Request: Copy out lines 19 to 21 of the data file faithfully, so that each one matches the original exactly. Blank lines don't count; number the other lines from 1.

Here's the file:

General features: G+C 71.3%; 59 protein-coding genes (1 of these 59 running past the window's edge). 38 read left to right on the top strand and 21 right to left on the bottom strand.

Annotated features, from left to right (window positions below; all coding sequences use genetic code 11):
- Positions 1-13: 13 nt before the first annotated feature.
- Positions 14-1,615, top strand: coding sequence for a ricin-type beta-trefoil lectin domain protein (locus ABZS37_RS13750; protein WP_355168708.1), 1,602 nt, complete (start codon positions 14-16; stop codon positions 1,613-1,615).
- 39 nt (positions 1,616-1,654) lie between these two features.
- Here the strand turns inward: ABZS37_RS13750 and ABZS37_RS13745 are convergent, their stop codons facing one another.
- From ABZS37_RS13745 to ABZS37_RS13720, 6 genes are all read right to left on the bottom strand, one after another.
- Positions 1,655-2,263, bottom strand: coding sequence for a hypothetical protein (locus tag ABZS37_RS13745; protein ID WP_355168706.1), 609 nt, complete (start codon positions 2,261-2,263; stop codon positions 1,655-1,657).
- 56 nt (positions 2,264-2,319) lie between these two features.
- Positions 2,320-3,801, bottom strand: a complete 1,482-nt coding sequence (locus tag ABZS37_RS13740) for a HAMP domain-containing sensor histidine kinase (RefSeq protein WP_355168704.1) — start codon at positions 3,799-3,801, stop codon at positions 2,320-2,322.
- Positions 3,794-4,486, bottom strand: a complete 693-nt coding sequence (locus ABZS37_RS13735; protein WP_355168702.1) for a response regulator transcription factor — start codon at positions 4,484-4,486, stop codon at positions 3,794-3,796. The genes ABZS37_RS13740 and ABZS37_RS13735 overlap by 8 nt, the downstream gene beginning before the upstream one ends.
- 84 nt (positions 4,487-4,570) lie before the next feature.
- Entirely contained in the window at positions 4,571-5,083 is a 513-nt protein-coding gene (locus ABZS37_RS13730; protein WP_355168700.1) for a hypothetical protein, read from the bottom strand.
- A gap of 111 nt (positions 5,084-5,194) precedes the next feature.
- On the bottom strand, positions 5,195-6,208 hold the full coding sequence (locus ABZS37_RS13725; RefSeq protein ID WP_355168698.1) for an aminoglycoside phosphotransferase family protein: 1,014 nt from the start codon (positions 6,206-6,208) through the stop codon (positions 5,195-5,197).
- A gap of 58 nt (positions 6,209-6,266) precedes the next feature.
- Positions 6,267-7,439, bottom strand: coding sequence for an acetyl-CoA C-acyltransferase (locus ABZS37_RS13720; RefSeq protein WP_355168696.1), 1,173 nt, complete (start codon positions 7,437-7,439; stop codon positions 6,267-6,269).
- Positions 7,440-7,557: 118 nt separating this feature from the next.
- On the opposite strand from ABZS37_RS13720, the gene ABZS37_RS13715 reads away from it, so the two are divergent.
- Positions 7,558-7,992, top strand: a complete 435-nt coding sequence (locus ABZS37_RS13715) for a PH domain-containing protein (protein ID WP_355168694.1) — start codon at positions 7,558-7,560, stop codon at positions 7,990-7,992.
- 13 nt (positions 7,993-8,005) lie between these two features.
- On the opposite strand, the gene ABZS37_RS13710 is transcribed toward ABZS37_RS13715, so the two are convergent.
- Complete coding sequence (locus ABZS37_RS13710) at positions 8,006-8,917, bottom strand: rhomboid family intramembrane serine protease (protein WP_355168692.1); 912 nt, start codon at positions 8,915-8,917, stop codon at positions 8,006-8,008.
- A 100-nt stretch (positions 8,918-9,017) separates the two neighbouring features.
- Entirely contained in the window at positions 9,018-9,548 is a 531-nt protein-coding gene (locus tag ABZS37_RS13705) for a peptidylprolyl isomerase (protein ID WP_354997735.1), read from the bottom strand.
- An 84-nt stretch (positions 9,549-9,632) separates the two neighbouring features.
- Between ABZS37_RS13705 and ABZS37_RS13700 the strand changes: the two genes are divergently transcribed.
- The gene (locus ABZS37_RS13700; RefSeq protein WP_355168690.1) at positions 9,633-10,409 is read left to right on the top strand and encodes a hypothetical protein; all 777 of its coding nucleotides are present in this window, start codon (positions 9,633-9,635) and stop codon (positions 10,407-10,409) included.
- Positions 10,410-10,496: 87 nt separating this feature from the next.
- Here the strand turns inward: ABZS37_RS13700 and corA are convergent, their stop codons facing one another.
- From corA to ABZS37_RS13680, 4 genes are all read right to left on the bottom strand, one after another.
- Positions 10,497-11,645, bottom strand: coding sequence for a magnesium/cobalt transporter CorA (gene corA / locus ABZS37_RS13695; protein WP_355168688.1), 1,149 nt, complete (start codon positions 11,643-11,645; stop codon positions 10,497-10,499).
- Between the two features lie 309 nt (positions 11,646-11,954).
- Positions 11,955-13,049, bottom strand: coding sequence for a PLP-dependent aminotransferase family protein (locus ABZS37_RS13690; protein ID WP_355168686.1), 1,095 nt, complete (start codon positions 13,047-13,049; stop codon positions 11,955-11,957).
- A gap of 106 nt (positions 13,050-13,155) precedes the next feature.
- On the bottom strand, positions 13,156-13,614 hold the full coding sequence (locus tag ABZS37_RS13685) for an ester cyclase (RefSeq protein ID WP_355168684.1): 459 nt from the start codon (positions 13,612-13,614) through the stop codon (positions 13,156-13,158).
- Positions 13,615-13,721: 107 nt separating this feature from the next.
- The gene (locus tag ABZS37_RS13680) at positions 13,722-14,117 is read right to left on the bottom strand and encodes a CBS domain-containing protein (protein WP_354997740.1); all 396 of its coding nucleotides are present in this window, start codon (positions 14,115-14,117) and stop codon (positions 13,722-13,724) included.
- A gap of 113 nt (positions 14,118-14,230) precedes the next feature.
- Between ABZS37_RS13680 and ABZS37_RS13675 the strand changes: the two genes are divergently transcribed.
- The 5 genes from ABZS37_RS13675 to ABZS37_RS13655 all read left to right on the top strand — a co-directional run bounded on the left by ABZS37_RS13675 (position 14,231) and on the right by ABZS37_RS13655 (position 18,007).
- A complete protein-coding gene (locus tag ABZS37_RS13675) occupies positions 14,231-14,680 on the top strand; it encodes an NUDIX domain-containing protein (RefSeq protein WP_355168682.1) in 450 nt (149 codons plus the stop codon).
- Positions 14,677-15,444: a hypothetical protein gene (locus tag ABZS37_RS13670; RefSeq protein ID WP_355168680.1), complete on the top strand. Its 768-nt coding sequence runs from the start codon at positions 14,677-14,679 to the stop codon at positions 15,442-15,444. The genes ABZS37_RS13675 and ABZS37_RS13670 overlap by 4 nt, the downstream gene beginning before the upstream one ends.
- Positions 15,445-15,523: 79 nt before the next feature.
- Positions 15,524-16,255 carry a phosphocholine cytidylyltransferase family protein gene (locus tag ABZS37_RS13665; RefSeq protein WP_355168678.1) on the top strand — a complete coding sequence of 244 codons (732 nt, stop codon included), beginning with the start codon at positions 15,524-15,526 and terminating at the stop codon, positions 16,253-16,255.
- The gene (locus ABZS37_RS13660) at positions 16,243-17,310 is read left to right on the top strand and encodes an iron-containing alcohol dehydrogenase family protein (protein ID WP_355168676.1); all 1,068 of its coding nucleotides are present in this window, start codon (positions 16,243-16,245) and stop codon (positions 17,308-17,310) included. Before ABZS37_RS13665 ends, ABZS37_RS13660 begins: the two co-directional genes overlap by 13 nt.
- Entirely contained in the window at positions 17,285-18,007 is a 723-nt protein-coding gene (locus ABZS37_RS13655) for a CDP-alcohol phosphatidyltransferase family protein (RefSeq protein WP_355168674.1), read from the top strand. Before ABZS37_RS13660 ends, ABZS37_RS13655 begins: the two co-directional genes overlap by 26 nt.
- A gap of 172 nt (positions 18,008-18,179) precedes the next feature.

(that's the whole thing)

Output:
- On the opposite strand from ABZS37_RS13720, the gene ABZS37_RS13715 reads away from it, so the two are divergent.
- Positions 7,558-7,992, top strand: a complete 435-nt coding sequence (locus ABZS37_RS13715) for a PH domain-containing protein (protein ID WP_355168694.1) — start codon at positions 7,558-7,560, stop codon at positions 7,990-7,992.
- 13 nt (positions 7,993-8,005) lie between these two features.